But psychometric tests, which purport to assess the ability and personality of candidates through a barrage of web- or software-based questions, appear to be at best only partly accepted by IT managers.
Auckland Regional Council CIO Tony Darby says the council does not use such software but some of the recruitment agencies it uses do.
"I am not a fan of that [software]. I think they are possibly structured at a certain time," Darby says, suggesting they focus on current ability rather than potential.
"I hate labelling people before you have given them a chance to contribute."
In contrast, while ASB general manager of technology and operations Clayon Wakefield says his bank does not use the software, he believes it does offer "a good indicator of potential".
The Department of Internal Affairs is considering whether to use psychometric testing. Information and facilities manager Alison Fleming says such testing can be useful in evaluating job applicants as it could uncover issues more traditional methods may miss. However, she notes that such tests may be too costly for organisations.
Your columnist is no stranger to psychometric testing, having undergone a Kolbe test with recruiters Candle (see No, I'm not mad - I'm a fact finder). It accurately uncovered many of my personality traits, but not all. It also assessed me as being ideally suited to be a journalist, which would appear to rule out any immediate change of occupation.
The following month (see Personality tests: a trial of common sense), a colleague performed similar tests from the Auckland-based Selector Group, using its e-Profiler and Career Step products. Again, she was judged to be in the right job, though she has since moved on. She felt many, if not all, of her characteristics were assessed correctly.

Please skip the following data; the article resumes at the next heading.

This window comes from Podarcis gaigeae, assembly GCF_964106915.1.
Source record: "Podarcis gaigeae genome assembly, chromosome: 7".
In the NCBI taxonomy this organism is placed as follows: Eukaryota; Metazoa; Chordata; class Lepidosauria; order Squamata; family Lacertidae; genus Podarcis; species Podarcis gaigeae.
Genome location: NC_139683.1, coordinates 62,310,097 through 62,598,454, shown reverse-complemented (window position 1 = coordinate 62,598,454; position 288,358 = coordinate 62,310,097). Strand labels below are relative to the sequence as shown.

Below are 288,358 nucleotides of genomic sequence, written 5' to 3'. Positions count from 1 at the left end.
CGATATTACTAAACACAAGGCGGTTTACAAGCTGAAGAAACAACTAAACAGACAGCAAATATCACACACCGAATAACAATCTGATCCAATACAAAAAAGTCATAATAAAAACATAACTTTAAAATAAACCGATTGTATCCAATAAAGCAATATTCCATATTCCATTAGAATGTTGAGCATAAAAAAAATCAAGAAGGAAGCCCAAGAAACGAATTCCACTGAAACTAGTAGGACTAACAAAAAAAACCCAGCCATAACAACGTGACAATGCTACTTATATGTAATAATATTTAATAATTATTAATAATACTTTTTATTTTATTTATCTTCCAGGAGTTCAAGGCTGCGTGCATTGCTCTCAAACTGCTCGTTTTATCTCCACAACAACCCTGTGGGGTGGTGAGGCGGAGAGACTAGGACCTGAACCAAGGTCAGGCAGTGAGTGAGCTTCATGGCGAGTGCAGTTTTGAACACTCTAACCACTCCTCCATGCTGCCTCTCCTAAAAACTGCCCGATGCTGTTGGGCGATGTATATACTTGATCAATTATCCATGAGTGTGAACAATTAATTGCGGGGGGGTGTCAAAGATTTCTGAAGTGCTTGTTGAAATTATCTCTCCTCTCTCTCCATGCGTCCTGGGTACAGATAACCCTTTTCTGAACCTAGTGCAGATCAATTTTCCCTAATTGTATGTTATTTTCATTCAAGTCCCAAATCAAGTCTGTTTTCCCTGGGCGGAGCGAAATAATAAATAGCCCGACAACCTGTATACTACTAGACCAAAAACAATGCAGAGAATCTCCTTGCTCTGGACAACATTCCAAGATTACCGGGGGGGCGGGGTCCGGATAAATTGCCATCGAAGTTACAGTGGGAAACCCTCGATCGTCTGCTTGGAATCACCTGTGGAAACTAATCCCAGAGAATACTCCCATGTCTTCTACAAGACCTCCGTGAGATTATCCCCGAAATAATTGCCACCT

The range of psychometric kits grows ever broader (note the Talent Engine psychometric testing kit Auckland-based Staff CV recently purchased from Carter Holt Harvey offshoot Mariner7), each recruiter swearing blind that their psychometric system is best, even as their limitations seem apparent to those who undertake them and sceptical IT managers.
Adding to the debate is former Victoria University PhD student Dr Geoff Plimmer. He devised a test which he believes is superior because it looks at the subject's future potential rather than current skills, a problem area highlighted by Darby.
Plimmer developed Wellington-based FutureSelves from his degree project. He claims it is already in use in a dozen or so schools and is about to be used for recruitment in a local software company.
Due to the way questions are structured, with answers falling into four "quadrants" -- dreams, opportunties, threats and dreads -- FutureSelves claims to also be more accurate than current systems. Citing the infamous John Davy case, FutureSelves business development manager Neil Gray says the questions are so broad it is also hard to lie or misrepresent yourself.
"It is easy to spot misrepresentation," Gray says.
FutureSelves managing director Plimmer says his software deals with issues around motivation, emotion and how people achieve goals. It will show what will make them tick in a job and what they want to do within it, letting them work to their best at an organisation. It can also look at what things people dislike, the threats and dreads, says Plimmer, meaning they can reduce the impact of the fears that are holding them back.
Plimmer says the software has helped school students see their future career direction.
He believes by looking at the motivators and drivers of staff his tool will help IT managers "lift the game" in terms of their HR processes in bringing staff into an organisation.